A man has revealed how he dramatically saved his surfer girlfriend as a monster great white shark tried to eat her.
Chantelle Doyle, 35, opened up about the life-changing wounds caused by the predator’s teeth – which clamped onto her leg as she surfed off Port Macquarie, New South Wales, Australia.
Early on during the “sunny and beautiful” day, the couple took to the crystal clear water with Ms Doyle saying nothing appeared out of the ordinary.
But then the tragedy struck.
Chantelle and her boyfriend Mark Rapley, 37, who saved her by punching the huge shark on the nose, relived the terrifying attack in an interview on This Morning.
Mark came to the rescue and hit the shark until it swam away, but he admitted it was hard, like “punching a brick wall.”
Chantelle said: “The shark grabbed my leg when I was still in the water and it was like a sudden vice clamping around my leg, so it wasn’t really painful, it was just a lot of pressure.
“And then I just grabbed the board and I pulled myself onto it.”
At that point, Chantelle let out a chilling scream and her brave boyfriend dived into the water to save her from the 10ft beast.
She said: “I don’t know how, but I actually pulled the shark a little bit with me because when Mark arrived, when I saw him in the water next to me.
“I was like ‘Oh my gosh, what are you doing? Get out of the water!”
Mark said he was able to pull himself onto Chantelle’s board after he caught sight of the fin and the sharks head near her leg.
He said: “[The shark’s] nose was out of the water so I could rain punches down on it.
“It feels like you’re punching a brick wall, like it’s hard.
“So, I just ditched the board, to just start whaling punches… It was just, just throw as hard as I could until it lets go, because you sort of, just want it to be gone.
“[I was looking] dead-set in the eye. That memory sits with me a lot, a black eye.”
He said he aimed his punches at the sharks nose because “it’s more sensitive.”
I can’t move or feel my right leg and they say it’ll take maybe 300 to 400 days for my nerves to regrow and then we will know what will happen to my leg.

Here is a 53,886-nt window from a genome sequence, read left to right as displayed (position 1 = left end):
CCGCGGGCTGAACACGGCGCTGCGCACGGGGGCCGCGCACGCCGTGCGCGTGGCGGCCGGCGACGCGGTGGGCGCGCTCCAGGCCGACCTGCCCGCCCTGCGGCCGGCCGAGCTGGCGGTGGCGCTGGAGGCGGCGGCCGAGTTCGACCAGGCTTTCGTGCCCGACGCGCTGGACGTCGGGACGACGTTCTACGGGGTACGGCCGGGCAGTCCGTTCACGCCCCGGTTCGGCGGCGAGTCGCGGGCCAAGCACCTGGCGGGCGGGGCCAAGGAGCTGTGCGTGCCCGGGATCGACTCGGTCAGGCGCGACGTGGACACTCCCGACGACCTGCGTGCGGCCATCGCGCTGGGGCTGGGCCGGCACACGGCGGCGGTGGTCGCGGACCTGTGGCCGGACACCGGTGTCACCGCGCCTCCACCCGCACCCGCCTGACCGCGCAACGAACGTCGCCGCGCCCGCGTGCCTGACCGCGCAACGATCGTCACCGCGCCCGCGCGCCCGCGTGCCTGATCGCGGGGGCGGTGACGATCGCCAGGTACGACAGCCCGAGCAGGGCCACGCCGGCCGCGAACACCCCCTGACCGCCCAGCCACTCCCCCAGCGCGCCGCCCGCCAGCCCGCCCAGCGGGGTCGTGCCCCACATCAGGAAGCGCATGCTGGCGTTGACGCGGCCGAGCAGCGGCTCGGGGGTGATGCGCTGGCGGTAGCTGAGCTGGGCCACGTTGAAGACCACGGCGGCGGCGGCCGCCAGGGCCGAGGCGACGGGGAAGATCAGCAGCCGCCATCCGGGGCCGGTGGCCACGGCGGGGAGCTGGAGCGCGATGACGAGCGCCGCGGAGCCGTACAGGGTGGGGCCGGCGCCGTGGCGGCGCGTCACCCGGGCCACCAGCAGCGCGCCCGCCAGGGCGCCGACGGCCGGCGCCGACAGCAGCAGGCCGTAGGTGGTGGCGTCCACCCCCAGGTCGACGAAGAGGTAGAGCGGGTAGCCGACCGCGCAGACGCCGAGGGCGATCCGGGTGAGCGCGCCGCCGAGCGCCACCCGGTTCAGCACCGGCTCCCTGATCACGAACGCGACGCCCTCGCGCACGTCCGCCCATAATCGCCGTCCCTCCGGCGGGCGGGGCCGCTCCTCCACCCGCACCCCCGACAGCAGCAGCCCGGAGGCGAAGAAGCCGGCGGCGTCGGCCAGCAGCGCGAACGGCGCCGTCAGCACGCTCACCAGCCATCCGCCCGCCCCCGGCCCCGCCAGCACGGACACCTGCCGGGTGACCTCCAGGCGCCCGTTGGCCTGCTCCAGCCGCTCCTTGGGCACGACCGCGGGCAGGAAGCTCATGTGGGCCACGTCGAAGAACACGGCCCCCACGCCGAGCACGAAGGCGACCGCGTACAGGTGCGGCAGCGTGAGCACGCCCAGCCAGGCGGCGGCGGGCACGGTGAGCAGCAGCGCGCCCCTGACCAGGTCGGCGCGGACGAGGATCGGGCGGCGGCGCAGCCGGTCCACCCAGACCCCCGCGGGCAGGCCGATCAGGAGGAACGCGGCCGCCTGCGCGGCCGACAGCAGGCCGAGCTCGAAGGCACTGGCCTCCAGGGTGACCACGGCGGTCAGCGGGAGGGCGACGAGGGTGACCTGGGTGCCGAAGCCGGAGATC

His strategy worked with the blows causing the shark to let go and swim away and he was able to get Chantelle to shore.
Chantelle’s knee, calf muscle, tendon, bone, cartilage and nerves were all damaged.
But crucially not her arteries, which could have meant she bled to death.
She explained: “I have my nerves cut in two places and partially severed in two places.
“I can’t move or feel my right leg and they say it’ll take maybe 300 to 400 days for my nerves to regrow and then we will know what will happen to my leg.”
She added because she was an environmental scientist, she understands why sharks were important and that she still loves them.
Bystanders and paramedics treated Chantelle on the sands before she was taken to nearby Port Macquarie Hospital by air ambulance.
She was later flown to Newcastle Hospital where she underwent round upon round of specialist surgery.
Surfer Peter Lobb described hearing her chilling screams as she was being attacked while sitting on her surfboard in the shallows of Shelly Beach.
“It was unbelievable, the scream was incredible and there was splashing everywhere,” another witness Jed Toohey told The Daily Telegraph.
“He (Mark) saved her life…it would have been strong enough to take her out to sea. He was really incredible.”
Bathers on the beach then applied a tourniquet to the victim’s leg to try and stem the bleeding
“Chantelle kept saying, ‘I’m okay’. She was so calm and relaxed. But then her leg started to get numb,” Mr Lobb revealed.
The attack is the third on the Mid North Coast in recent months, NSW Ambulance said.
Fifteen-year-old Mani Hart-Deville was killed north of Coffs Harbour after being savaged in July
He died after being attacked while surfing at Wilsons Headland at Wooli Beach.